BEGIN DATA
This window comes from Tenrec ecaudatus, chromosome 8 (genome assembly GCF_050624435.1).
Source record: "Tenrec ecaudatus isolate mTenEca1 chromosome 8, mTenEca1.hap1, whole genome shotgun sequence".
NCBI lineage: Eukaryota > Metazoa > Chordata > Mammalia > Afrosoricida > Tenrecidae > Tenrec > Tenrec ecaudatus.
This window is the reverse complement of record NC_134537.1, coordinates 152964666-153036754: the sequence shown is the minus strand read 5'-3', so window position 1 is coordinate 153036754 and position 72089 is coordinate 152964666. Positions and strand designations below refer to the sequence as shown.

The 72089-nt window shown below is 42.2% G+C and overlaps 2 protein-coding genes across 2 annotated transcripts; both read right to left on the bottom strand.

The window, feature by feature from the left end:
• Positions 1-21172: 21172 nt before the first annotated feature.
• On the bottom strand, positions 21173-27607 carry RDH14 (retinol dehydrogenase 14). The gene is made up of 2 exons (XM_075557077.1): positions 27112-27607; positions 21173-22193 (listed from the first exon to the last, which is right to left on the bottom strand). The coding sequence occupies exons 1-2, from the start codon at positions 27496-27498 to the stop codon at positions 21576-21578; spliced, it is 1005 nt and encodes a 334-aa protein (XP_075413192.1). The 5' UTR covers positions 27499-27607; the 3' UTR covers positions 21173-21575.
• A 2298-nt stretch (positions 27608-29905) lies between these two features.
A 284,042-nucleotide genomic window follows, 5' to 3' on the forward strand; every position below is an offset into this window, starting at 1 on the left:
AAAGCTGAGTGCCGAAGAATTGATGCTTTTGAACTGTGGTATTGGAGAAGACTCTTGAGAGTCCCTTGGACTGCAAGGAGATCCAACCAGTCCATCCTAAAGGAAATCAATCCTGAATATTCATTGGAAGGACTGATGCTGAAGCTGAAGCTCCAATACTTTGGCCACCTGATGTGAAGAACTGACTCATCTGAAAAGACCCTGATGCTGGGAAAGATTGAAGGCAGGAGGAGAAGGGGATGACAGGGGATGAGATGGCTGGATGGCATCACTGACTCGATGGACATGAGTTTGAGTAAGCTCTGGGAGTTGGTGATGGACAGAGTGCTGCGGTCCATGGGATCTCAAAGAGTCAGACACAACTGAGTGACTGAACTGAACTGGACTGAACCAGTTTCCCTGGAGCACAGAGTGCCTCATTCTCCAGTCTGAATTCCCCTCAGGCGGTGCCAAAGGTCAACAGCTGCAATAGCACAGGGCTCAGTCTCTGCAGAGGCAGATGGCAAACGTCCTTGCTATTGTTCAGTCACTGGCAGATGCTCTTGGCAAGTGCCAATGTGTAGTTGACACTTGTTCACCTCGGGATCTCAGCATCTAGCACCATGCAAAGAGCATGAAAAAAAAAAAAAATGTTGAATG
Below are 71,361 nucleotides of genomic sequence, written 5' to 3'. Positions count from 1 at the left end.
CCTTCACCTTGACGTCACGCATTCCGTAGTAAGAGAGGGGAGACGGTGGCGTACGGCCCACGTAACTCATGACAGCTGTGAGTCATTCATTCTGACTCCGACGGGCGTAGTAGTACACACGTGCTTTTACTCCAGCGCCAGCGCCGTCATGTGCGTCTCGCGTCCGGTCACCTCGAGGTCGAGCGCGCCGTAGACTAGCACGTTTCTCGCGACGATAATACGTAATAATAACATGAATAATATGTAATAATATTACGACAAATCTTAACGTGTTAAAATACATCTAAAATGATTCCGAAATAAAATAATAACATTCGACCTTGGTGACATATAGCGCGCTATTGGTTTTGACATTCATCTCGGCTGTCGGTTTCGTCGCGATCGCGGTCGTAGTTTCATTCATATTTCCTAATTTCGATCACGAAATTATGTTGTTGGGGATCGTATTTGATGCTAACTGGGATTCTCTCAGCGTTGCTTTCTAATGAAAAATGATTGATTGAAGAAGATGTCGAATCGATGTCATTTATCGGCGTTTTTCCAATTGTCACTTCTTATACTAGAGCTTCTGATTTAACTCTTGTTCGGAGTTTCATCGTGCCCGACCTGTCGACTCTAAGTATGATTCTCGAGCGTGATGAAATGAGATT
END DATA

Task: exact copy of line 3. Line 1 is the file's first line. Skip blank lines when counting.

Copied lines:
NCBI lineage: Eukaryota > Metazoa > Chordata > Mammalia > Afrosoricida > Tenrecidae > Tenrec > Tenrec ecaudatus.